NYU College of Nursing Assistant Professor Abraham A. Brody, PhD, RN, has been selected as one of 12 nursing faculty members from across the country as part of the Robert Wood Johnson University Nurse Faculty Scholars program.
I am incredibly honored to be included, Brody told Nurse.com. The other 11 scholars, and those who made it to the semifinal stage of the selection process, are all incredibly talented, intelligent and thoughtful future nurse leaders. I am very excited and humbled that the Robert Wood Johnson Foundation has seen fit to invest in me as an academic nursing leader.
The Nurse Faculty Scholar award is given to junior nurse faculty who show promise as future leaders in academic nursing, according to an RWJF news release.
Scholars each receive a three-year, $350,000 award to pursue research, leadership training in all aspects of the faculty role and mentoring from senior faculty at their institutions.
Brodys research project explores how to improve the care and health of older adults with dementia and their family caregivers through an interprofessional evidence-based practice intervention delivered by home healthcare teams.
I intend to perform a research project examining how an intervention I developed, the Dementia Symptom Management at Home Program, helps to improve the quality of care for homebound elders with dementia receiving skilled, interprofessional home healthcare services, said Brody, who also serves as associate director, Hartford Institute for Geriatric Nursing, NYU.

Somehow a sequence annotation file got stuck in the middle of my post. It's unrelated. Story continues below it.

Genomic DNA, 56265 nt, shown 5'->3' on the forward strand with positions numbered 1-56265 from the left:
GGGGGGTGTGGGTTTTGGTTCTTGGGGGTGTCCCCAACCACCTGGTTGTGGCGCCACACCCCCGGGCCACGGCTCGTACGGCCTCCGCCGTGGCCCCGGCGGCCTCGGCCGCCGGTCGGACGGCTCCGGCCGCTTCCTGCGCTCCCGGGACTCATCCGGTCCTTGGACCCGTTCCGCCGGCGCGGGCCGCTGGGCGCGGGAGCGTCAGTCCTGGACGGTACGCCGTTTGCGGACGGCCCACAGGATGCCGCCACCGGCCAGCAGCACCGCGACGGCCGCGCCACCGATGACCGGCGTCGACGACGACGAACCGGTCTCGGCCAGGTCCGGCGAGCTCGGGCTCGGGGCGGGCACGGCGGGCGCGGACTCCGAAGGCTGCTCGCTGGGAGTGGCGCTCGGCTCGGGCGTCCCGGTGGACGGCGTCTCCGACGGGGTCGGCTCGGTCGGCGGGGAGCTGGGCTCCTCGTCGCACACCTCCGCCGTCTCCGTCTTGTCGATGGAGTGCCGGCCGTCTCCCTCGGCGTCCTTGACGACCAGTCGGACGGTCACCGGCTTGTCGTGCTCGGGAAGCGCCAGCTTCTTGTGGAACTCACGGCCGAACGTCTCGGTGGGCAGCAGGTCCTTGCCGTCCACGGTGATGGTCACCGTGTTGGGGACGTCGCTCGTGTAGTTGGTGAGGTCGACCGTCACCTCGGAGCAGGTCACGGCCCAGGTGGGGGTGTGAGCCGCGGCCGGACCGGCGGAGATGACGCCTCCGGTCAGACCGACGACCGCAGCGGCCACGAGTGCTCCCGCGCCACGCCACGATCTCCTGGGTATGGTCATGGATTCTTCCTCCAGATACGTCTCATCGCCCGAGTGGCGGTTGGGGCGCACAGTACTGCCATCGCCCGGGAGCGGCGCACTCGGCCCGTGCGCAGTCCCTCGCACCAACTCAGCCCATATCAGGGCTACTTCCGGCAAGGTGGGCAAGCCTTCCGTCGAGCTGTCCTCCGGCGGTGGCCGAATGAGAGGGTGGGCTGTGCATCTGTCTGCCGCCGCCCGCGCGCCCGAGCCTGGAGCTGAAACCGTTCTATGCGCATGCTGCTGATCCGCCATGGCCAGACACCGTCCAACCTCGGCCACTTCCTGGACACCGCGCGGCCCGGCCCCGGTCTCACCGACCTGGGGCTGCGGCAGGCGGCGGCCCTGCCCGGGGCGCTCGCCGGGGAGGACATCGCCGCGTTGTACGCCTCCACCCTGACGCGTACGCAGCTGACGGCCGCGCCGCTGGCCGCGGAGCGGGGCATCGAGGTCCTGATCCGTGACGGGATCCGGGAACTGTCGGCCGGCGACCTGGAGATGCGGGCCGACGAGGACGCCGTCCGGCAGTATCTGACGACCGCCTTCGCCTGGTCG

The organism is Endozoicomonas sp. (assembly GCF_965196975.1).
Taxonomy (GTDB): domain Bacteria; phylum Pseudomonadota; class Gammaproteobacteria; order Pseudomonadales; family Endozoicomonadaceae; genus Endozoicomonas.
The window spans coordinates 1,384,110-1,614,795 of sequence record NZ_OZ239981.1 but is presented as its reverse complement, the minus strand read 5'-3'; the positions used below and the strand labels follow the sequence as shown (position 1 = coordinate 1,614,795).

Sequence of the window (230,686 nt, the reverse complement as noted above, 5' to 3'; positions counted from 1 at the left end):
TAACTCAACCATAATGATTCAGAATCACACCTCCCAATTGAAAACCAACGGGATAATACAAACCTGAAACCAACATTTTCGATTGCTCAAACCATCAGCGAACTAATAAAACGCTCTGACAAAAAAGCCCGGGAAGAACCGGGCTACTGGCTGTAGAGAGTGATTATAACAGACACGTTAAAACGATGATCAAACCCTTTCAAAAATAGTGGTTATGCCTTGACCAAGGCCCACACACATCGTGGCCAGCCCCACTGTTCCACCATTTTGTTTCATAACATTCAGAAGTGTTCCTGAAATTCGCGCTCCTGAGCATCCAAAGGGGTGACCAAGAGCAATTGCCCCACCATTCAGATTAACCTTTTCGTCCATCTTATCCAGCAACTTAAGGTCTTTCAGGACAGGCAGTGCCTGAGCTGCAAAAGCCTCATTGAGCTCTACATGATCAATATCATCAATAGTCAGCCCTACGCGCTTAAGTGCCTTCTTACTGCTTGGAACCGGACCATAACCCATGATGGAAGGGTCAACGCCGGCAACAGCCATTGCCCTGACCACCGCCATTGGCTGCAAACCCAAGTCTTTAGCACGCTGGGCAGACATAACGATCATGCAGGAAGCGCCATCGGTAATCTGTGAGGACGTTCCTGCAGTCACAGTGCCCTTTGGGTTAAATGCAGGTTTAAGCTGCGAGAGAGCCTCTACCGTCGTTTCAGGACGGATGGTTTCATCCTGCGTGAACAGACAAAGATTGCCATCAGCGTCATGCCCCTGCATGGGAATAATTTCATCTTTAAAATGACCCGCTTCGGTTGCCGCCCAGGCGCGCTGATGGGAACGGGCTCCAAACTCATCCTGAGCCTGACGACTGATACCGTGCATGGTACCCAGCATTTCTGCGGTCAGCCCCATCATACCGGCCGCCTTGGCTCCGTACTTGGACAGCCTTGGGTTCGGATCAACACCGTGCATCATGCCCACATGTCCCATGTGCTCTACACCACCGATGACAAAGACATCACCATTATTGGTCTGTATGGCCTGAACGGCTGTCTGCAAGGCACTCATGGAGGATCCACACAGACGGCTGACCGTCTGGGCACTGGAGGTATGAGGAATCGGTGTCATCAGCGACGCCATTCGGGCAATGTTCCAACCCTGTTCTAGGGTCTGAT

Tara Cortes, PhD, RN, FAAN, executive director of the Hartford Institute and James Galvin, MD, director of the Pearl Barlow Center for Memory Evaluation and Treatment at NYU Langone Medical Center and School of Medicine, will serve as Brodys mentors.
Over the course of the next three years, I will work with my local mentors, along with Dr. Lazelle Benefield, the dean at the Oklahoma University School of Nursing, who will serve as my RWJF-appointed national mentor, to further my leadership skills through training and hands-on experience, Brody said.
The Nurse Faculty Scholars program, according to the release, strengthens the academic productivity and overall excellence of nursing schools by developing the next generation of leaders in academic nursing. Supporting junior nurse faculty will help curb a shortage of nurse educators that could undermine the health and healthcare of all Americans, according to the release.
To receive the award, scholars must be RNs who have completed a research doctorate in nursing or a related discipline and who have held a tenure-eligible faculty position at an accredited nursing school for at least two years and no more than five years.
Freelance writer Joe Stevenson contributed to this report.